Krafla is not just one, but a system of volcanoes located in the Myvatn region of Northern Iceland, which is one of the most active volcanic zones in the world. If you came to Iceland to see volcanoes, this is the place to be!
Find out more about the Lake Myvatn region in our dedicated article. This area is a veritable treasure trove of geological phenomena.
Leirhnjúkur is one of the volcanoes in the Krafla volcanic system. Krafla has a reputation for being volatile and dangerous. From 1724 and 1729 the region suffered successive eruptions, and then another series more recently and this time with earthquakes from 1975 to 1984.
The fissures left by the Leirhnjúkur volcano extend for nearly 20 kilometers, some lava flow still hot in places many decades after the last events. Leirhnjúkur is right in the center of the Krafla caldera, and was hit the hardest and the longest during the volcanoe's many eruptions.
It takes 1 hour to reach Lake Myvatn where the volcano is located from Akureyri, the nearest town. The Leirhnjúkur car park is located north of Lake Myvatn, along Road 863 a little beyond the Kröflustöð geothermal power station. Take a left after the power plant, following signs to “Krafla/Viti”. This car park is the departure point for the popular hike.
At the car park you'll find a map of the hike and information board, and there are also toilets.
From the car park you'll find the start of the trail, a path that cuts between a vast field of smoking black lava on the left and Krafla on the right, and the small but no less famous Lake Víti a little further on ahead of you. The Víti crater formed during the eruption of 1724 and has since filled with turquoise blue water that contrasts beautifully with the other orange/black flanks of the cone.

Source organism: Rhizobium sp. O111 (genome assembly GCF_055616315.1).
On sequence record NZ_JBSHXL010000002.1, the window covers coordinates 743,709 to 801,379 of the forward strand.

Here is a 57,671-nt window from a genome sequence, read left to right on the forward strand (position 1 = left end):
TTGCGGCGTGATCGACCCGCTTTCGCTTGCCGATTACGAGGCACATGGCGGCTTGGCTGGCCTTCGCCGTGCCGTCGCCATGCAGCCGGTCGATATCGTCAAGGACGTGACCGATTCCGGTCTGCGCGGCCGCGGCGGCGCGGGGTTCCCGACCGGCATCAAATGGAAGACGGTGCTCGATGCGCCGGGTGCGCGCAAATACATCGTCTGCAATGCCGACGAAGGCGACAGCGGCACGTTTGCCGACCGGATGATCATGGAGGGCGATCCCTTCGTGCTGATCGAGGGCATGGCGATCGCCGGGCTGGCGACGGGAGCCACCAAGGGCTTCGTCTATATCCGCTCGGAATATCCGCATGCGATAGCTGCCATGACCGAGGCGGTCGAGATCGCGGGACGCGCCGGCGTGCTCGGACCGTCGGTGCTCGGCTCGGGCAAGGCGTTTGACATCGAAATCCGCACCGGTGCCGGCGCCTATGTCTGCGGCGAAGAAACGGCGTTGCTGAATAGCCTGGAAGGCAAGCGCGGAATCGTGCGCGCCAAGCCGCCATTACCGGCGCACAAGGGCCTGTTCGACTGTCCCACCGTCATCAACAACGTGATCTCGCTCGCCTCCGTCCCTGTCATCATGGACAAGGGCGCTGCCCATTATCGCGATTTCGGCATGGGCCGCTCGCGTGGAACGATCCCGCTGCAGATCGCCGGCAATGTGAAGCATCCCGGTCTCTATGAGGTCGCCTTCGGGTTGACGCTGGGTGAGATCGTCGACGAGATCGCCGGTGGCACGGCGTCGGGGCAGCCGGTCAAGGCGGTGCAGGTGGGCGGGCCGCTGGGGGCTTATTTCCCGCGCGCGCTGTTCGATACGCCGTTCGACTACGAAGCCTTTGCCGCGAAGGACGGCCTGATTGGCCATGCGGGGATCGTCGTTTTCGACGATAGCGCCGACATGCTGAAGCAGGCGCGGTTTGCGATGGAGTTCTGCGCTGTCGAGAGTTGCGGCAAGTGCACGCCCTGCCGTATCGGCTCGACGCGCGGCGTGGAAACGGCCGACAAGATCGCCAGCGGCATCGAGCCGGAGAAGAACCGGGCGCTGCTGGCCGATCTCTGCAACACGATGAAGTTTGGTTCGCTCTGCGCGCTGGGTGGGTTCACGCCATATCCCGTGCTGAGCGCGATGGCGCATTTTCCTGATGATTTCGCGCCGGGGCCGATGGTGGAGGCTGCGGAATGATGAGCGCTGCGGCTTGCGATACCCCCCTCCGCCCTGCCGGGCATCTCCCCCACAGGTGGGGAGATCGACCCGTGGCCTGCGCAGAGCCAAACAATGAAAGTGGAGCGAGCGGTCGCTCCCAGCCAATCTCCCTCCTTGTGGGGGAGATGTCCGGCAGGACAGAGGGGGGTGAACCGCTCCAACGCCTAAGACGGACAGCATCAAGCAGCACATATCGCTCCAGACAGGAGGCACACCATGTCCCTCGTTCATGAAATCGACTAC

There are 2 hikes to choose from, a small loop you can wrap up in 1H and a big loop in 1H45. The trail is very family-friendly with almost no elevation. The path is laid out and there is no "hors piste" here in Krafla, you do not stray from the path as the lava is still very hot in places. The trail takes you across green landscape of mosses (thufurs formed by frost and thaw) before returning to the meat of the matter, lava flows and volcanic stone, dramatic and striking tones. Solfatars and fumaroles belch smoke and sulfur constantly, while bubbling pools of mud hiss and spit into the air.
It's almost supernatural, like another planet you discover gradually at first. The green of the moss near the car park gives way to the gray of the old lava flows, and then to the jet black of the more recent hot flows. This is without a doubt one of the most incredible short hikes in Iceland.
Ocher and yellow patches decorate the stone, sulfur yellow to be precise, and the earth is cracked and scarred. Both long and short hiking trails are absolutely magnificent.
Stay on the right side of the marked path to reach the Hofur crater after about 30 minutes on foot. Then it's another 30 minutes to climb to the top of Leirhnjúkur, which offers an unforgettable panorama of the entire caldera over ten kilometers.
The hike is short but is absolutely a must-see in the Myvatn region.